Novel Consent Process for Research in Dying Patients Unable to Give Consent
BMJ: British Medical Journal 2003 July 26; 327(7408): 198-200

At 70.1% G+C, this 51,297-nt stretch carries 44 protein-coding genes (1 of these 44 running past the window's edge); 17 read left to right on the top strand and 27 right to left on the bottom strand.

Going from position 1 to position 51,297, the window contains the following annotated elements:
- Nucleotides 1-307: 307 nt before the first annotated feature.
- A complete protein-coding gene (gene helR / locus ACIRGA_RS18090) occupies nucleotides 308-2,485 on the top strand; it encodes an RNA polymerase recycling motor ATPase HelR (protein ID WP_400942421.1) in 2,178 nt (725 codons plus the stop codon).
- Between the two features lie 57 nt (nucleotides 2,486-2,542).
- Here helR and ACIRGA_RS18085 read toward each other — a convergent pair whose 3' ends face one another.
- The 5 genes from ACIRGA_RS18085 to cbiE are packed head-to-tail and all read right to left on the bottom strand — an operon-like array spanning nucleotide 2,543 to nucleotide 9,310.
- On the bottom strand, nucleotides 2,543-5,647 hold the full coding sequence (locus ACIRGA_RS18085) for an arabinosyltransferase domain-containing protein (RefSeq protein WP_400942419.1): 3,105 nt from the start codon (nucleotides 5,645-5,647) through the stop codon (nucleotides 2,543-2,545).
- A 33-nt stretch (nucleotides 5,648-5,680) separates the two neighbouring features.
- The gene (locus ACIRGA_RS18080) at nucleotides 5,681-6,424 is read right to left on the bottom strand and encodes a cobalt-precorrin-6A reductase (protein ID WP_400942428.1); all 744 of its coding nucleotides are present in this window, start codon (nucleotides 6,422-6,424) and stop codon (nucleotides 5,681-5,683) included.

OBJECTIVES: To develop a process of advance consent to enable research to be undertaken in patients in the terminal phase. DESIGN: Feasibility study of an advance consent process to support a randomised controlled trial of two antimuscarinic drugs (hyoscine hydrobromide and glycopyrronium bromide) in the management of noisy respirations associated with retained secretions ("death rattle"). SETTING: Palliative care wards in a major cancer centre. PARTICIPANTS: Patients admitted to a palliative care ward who may develop "death rattle" and thus be eligible for randomisation. MAIN OUTCOME MEASURES: Patient accrual; acceptability of the consent process. RESULTS: Of the 107 patients approached, 58 patients gave advance consent to participate in the study. Of these, 15 patients developed death rattle and were randomised to receive either hyoscine or glycopyrronium; 16 patients died elsewhere; 15 patients died on the palliative care wards but were not randomised; 12 patients are still alive. CONCLUSIONS: Initial assessment suggests that this is a workable consent process allowing research to be undertaken in patients who are unable to give consent at the time of randomisation. Patient accrual rates to date are lower than needed to recruit adequate numbers in the time allotted to answer the research question.
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